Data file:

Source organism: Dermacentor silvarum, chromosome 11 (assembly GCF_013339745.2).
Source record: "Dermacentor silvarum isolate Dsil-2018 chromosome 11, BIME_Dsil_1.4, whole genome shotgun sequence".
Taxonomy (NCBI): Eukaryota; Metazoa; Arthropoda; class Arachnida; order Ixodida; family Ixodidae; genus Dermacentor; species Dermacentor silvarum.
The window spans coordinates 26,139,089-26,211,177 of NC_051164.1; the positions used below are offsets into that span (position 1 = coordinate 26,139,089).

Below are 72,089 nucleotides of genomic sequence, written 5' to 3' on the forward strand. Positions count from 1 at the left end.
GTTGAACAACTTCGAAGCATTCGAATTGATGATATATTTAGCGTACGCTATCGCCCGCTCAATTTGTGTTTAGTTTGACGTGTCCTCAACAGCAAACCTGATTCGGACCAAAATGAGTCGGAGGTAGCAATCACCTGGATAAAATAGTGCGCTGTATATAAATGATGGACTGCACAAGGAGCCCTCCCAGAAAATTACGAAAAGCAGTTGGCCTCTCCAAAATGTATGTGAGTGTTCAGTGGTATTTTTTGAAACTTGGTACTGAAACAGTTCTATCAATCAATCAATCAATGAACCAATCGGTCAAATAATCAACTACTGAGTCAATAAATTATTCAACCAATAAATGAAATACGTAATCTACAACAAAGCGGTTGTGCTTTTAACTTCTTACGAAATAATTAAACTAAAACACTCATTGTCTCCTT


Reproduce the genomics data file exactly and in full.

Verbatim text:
Source organism: Dermacentor silvarum, chromosome 11 (assembly GCF_013339745.2).
Source record: "Dermacentor silvarum isolate Dsil-2018 chromosome 11, BIME_Dsil_1.4, whole genome shotgun sequence".
Taxonomy (NCBI): Eukaryota; Metazoa; Arthropoda; class Arachnida; order Ixodida; family Ixodidae; genus Dermacentor; species Dermacentor silvarum.
The window spans coordinates 26,139,089-26,211,177 of NC_051164.1; the positions used below are offsets into that span (position 1 = coordinate 26,139,089).

Below are 72,089 nucleotides of genomic sequence, written 5' to 3' on the forward strand. Positions count from 1 at the left end.
GTTGAACAACTTCGAAGCATTCGAATTGATGATATATTTAGCGTACGCTATCGCCCGCTCAATTTGTGTTTAGTTTGACGTGTCCTCAACAGCAAACCTGATTCGGACCAAAATGAGTCGGAGGTAGCAATCACCTGGATAAAATAGTGCGCTGTATATAAATGATGGACTGCACAAGGAGCCCTCCCAGAAAATTACGAAAAGCAGTTGGCCTCTCCAAAATGTATGTGAGTGTTCAGTGGTATTTTTTGAAACTTGGTACTGAAACAGTTCTATCAATCAATCAATCAATGAACCAATCGGTCAAATAATCAACTACTGAGTCAATAAATTATTCAACCAATAAATGAAATACGTAATCTACAACAAAGCGGTTGTGCTTTTAACTTCTTACGAAATAATTAAACTAAAACACTCATTGTCTCCTT